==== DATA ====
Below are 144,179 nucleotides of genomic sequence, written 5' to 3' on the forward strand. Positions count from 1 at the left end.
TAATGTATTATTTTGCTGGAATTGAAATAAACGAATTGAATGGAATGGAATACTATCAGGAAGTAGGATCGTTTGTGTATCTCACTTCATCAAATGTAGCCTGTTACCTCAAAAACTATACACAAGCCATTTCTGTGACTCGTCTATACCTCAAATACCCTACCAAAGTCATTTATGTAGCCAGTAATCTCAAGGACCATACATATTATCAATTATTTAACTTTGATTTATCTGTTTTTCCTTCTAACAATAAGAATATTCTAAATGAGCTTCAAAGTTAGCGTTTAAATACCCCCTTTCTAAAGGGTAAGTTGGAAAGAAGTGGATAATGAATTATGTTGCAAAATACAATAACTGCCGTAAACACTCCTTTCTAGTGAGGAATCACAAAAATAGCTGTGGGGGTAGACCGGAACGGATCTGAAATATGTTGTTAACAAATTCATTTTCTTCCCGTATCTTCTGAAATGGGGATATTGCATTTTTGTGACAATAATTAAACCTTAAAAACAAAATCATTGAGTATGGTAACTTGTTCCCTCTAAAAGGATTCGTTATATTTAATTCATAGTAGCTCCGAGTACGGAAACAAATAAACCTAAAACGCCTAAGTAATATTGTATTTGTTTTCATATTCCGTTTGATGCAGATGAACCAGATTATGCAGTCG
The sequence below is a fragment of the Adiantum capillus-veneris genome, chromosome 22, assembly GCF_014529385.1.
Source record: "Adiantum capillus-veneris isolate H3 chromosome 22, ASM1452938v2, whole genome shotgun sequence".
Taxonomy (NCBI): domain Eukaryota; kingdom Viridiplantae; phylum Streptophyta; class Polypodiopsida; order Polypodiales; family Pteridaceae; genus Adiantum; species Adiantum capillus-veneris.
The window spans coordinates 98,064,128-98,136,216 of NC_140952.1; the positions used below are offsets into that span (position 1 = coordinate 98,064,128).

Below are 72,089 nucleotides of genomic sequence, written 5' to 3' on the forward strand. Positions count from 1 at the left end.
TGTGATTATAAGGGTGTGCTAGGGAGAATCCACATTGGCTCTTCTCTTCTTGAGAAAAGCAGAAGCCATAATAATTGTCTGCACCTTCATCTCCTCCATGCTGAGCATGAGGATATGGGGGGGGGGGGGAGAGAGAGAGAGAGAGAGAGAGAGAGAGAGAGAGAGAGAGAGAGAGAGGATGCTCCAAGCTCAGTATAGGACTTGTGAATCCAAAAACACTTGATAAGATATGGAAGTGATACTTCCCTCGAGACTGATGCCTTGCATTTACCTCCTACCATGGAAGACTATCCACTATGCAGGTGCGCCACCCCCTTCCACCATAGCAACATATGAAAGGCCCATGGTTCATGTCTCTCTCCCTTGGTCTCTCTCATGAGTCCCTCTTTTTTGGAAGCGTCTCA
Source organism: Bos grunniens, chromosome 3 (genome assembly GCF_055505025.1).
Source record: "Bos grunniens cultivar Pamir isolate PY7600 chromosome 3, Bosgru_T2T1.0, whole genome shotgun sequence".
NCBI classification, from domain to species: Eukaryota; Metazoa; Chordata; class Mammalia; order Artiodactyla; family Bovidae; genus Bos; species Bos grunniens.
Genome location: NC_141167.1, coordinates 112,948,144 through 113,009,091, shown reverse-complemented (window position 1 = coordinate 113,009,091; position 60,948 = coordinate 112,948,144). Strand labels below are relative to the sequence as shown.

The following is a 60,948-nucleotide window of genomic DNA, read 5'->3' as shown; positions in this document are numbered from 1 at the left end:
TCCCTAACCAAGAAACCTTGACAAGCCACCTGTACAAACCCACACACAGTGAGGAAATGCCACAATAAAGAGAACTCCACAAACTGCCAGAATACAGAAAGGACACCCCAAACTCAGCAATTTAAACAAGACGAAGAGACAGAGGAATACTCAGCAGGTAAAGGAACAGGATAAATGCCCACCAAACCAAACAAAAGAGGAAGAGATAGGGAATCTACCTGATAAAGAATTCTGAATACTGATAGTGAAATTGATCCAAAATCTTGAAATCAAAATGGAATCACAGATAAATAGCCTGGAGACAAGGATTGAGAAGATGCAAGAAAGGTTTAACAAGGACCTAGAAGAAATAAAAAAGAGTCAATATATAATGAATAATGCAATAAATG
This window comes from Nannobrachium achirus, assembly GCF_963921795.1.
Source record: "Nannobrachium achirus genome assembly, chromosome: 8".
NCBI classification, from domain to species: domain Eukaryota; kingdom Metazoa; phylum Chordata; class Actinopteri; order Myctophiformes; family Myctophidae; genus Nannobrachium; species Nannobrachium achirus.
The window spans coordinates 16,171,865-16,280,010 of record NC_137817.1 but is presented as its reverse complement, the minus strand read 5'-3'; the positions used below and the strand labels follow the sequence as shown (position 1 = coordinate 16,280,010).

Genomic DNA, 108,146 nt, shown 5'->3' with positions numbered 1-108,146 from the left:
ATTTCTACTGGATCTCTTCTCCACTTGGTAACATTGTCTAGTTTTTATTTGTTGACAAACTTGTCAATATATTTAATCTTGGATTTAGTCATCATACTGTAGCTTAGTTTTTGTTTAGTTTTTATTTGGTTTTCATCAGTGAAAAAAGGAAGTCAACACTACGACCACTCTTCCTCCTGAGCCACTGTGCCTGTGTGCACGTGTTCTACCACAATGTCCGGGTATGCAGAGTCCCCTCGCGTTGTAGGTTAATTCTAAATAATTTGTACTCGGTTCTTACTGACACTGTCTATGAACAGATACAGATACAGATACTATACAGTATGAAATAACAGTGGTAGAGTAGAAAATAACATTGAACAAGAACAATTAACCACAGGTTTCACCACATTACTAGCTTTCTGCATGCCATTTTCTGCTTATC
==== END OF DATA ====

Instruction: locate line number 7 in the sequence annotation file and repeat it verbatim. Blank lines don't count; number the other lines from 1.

Below are 72,089 nucleotides of genomic sequence, written 5' to 3' on the forward strand. Positions count from 1 at the left end.